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Treasury nominee Jack -- prepares to secure his seat our next guest -- found some questionable dealings with his past that are worth bringing up at his hearings.
Joining us now is James Freeman he's assistant editor of the Wall Street Journal's editorial page -- -- to Syria if there -- he joined Citigroup probably the worst possible time in January of 2002008.
Right before -- when he takes over what's called Citigroup's alternative investments unit which show really was ground zero in the mortgage crisis.
Really about the most troubled part of what was one of the most troubled too big to fail banks this was this was by the way the alternative investment some people called toxic investments -- a lot of anger -- and and then treasury guy -- secretary Geithner began to call.
They lost this one division lost 358.
Million dollars while he was there correct that was -- of the end of his first quarter on the job so I'm not a not an outstanding performance and actually got even much worse after that but they ended up shutting the unit and didn't report its results separately so.
The losses were much greater and ultimately.
Citi later that year gets.
Series of bailouts 45 billion in taxpayer cash.
Taxpayer guarantees on hundreds of billions of other dollars of their assets and it's really it's among the biggest bailouts of the crisis here.
Isn't it fair to say though that most of the bad decisions most of decisions to buy into the MBS is in the other toxic instruments the sub prime loans were made before he arrived on the on the alternative investments unit that's definitely a fair statement -- the question I think mr.
Lou is gonna have a tough time responding to is.
What do you understand about when you went to work there were you up.
-- -- oblivious to these risks in which case we wonder whether your role as treasury -- -- allow you to to spot risks in the rest of the rest of the financial system.
Or -- you aware of them and just didn't say anything.
Well did he do anything to clean up the -- It's been -- very hard to find any evidence but he did anything at all but when you talked to up the White House people who worked with mr.
Lou it's basically.
A long list of denials of things he had responsibility for its very hard to figure out what he actually did.
Well as treasury sector -- god help us we -- he may be called upon at some point.
To initiate other bailouts who knows what kind of crisis we might may or may not get into over the next four years.
If he does -- could he be charged by people don't agree with that with conflict of -- Well I think this is what you worry about we've just come through this period where.
Big banks were bailed out there's there's kind of it -- Simmering anger among Americans still about crony capitalism now here we have a guy from one of those bailed out banks really among the worst actors on Wall Street.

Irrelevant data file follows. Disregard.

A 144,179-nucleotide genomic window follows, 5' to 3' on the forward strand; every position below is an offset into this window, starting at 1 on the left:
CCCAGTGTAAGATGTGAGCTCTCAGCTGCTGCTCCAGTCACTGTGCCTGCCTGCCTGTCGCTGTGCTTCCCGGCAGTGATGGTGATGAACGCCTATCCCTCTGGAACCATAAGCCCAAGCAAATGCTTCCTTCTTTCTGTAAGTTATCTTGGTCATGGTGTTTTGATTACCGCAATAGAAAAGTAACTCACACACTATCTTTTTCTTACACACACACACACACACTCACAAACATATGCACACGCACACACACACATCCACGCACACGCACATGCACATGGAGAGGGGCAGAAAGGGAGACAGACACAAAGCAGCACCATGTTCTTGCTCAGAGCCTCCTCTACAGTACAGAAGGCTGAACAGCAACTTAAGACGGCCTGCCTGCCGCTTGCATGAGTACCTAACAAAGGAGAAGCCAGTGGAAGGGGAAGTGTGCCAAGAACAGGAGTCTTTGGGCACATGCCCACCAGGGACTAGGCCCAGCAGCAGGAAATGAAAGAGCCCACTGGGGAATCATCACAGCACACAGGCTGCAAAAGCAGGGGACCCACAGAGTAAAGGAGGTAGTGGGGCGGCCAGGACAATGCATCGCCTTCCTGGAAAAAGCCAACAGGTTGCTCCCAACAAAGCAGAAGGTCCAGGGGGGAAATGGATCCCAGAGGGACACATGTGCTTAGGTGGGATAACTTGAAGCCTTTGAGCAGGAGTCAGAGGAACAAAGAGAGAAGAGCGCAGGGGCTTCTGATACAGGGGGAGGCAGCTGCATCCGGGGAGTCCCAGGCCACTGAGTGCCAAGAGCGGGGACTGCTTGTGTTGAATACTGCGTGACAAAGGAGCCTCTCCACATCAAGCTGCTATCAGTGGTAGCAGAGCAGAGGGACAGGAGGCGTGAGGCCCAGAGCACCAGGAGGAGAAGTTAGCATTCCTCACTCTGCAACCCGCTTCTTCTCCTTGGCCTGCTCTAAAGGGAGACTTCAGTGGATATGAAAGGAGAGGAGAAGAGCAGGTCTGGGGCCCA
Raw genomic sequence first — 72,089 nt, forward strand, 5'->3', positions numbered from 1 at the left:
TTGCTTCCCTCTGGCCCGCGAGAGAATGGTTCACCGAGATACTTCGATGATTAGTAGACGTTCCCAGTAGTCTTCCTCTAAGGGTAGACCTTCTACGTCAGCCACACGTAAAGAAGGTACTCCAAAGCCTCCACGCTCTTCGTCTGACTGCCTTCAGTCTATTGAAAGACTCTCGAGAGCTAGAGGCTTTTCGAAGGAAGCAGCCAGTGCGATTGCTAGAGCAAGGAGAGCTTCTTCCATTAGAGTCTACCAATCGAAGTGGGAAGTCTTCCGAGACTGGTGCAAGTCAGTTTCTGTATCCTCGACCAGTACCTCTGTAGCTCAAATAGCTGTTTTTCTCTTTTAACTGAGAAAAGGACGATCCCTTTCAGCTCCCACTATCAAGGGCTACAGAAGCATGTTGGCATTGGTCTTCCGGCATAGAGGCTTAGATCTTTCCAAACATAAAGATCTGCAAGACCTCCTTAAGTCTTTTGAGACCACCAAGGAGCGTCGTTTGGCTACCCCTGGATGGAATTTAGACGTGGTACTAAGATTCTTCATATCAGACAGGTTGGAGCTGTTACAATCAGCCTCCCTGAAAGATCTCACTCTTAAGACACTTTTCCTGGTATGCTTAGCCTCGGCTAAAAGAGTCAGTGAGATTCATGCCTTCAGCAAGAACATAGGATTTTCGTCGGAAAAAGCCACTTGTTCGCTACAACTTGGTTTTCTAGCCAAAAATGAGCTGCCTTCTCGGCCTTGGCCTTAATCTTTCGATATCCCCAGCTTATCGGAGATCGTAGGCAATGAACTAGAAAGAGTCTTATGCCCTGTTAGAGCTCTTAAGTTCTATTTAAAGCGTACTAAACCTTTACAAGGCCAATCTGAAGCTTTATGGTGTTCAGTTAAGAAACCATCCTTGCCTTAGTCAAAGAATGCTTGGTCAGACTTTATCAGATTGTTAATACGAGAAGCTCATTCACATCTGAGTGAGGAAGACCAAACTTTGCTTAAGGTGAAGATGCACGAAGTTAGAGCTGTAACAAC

Amazingly up for the job of Treasury Secretary.
Four short years later so I -- yeah.
-- at that time of the you have an initial bail outs back in 2000 I was.
I was -- Hank Paulson his connection with Goldman Sachs of course he was -- former head of Goldman Sachs they they benefited from the bailouts and I think it is a fair criticism you've you've made may have to it he may have to actually recuse himself from some of those decisions now.
Well I think a billion -- Treasury Secretary you know you want an understanding of finance he wants all of who understands finance but is not who understands Wall Street but is not a creature rather than -- I think what you worry about were or captive of that you might say.
You you do worry about the relationships here given that this bank.
Is supported by taxpayers over and over again when it runs into trouble is there really -- to be traded.
As in -- -- if it fails again.
-- -- -- -- -- -- -- -- -- -- -- -- -- -- -- -- -- -- -- -- -- -- -- -- -- -- -- -- -- -- -- -- -- -- -- -- -- -- -- -- And that this is before we before -- NYU and it's similar to the city era where it's you're trying to figure out what exactly did this guy didn't there for what is up fairly large paycheck at that -- is it.
NYU it's a nonprofit academic institution.
He's paid over 800000 dollars to 800 -- 40000 dollars and -- if I'm -- what's now more than what the president -- and the president president -- NYU and more than the president most universities in the country and what did he do for that money well it was and -- even as the executive vice president for operations so he oversaw human resources.
Some of their construction projects.
But it's similar to say any wow that's a big paycheck bigger than the president and the university and and why is someone -- a tax exempt institution getting paid 840 grand a year.
It's good work if you can get a James Freeman from the Wall Street Journal good -- you could hear things that lifts.
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